Bismarck, N.D. – According to Doug Wiles, this effort is critical in the battle to save Bismarck’s elm trees from devastating losses to Dutch elm disease.

Bismarck’s Dutch elm disease prevention program has been successful in large part due to the elimination of habitat that this disease vector uses to make it through our harsh winters.  

The insulating effect of a firewood pile allows many insects to survive in our frigid environment.  

Elm bark beetles use elm wood with tightly attached bark for protection from the extreme fluctuations of temperature that can kill many insects.  

By eliminating elm wood before spring, the over wintering beetles are destroyed and prevented from emerging in the steadily warming temperatures.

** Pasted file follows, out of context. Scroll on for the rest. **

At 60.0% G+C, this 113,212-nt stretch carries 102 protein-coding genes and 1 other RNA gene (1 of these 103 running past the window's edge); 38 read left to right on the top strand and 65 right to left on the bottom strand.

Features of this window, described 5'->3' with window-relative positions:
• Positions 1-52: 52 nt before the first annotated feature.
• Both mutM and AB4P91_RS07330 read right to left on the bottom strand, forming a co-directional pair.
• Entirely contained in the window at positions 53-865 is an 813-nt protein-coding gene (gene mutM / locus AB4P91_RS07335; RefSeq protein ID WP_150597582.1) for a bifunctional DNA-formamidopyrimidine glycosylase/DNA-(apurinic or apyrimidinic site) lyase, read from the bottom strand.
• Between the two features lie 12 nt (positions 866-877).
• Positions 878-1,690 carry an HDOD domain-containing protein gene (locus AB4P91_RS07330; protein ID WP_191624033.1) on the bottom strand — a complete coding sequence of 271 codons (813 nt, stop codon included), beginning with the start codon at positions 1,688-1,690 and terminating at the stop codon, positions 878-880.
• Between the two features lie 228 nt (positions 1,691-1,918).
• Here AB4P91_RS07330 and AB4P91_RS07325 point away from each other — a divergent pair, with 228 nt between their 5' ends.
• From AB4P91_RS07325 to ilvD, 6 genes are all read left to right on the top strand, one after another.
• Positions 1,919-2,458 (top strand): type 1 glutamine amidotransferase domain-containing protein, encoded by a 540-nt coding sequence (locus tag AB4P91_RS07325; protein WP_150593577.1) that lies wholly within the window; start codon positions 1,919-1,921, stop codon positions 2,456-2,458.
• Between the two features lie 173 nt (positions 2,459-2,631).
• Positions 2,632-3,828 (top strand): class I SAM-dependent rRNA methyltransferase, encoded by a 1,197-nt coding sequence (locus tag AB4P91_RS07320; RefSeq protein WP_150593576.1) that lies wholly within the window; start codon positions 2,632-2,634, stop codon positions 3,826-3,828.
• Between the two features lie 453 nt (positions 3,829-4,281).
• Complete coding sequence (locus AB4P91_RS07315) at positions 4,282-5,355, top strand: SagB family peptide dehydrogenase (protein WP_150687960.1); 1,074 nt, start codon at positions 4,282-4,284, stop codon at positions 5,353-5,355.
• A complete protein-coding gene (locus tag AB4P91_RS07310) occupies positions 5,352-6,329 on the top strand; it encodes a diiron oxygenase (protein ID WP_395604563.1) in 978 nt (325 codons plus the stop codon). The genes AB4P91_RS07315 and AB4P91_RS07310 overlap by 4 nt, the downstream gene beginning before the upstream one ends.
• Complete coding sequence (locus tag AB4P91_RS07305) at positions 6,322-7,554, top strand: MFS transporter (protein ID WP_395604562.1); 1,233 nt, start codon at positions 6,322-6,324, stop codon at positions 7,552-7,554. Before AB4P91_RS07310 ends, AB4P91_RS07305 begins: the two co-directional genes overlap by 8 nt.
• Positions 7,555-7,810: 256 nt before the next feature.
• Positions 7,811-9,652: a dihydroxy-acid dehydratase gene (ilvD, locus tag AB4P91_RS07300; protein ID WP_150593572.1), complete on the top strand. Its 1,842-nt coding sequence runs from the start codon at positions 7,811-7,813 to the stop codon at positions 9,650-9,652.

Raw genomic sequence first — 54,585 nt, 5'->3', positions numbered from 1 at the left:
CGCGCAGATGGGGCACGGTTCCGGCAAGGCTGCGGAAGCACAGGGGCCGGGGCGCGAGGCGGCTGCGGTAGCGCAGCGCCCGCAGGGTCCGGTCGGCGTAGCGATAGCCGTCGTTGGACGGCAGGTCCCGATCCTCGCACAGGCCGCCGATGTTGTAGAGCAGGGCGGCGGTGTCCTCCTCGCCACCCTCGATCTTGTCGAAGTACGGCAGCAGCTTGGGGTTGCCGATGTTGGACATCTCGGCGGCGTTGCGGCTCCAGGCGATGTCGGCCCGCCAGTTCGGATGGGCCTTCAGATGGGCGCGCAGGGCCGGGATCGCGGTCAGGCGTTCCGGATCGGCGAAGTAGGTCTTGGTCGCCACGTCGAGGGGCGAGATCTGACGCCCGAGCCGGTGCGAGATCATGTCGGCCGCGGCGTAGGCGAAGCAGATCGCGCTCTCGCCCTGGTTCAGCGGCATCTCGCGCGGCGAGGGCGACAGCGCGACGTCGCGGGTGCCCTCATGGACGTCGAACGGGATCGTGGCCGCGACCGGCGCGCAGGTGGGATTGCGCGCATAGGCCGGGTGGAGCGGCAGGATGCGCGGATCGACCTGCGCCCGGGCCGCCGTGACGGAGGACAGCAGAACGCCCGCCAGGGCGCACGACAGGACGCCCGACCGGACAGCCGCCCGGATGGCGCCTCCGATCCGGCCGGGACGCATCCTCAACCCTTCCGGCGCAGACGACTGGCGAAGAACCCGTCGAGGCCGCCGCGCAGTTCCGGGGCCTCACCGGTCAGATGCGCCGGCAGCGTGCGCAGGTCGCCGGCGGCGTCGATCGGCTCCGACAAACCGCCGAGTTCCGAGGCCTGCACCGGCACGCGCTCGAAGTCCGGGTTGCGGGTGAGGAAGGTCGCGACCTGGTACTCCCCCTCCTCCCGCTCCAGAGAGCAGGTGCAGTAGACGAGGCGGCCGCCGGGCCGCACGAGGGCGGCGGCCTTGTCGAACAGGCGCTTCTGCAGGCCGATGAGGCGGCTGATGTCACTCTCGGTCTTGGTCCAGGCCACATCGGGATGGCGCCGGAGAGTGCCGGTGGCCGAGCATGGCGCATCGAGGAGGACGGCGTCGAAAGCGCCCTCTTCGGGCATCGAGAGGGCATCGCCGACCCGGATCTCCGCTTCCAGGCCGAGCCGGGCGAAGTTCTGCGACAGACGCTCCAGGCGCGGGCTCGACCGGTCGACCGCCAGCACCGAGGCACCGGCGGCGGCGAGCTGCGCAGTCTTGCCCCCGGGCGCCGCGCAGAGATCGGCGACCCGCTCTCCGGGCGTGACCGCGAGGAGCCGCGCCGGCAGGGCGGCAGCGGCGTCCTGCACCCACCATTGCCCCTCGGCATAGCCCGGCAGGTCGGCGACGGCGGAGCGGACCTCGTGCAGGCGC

City arborists will begin combing the city, looking for firewood piles that might contain elm wood.  

If elm wood is found, it will be marked with orange paint to aid the homeowner in the identification process.  

Wood owners will be asked to debark, burn or dispose of the over wintering elm wood habitat within ten days of notification.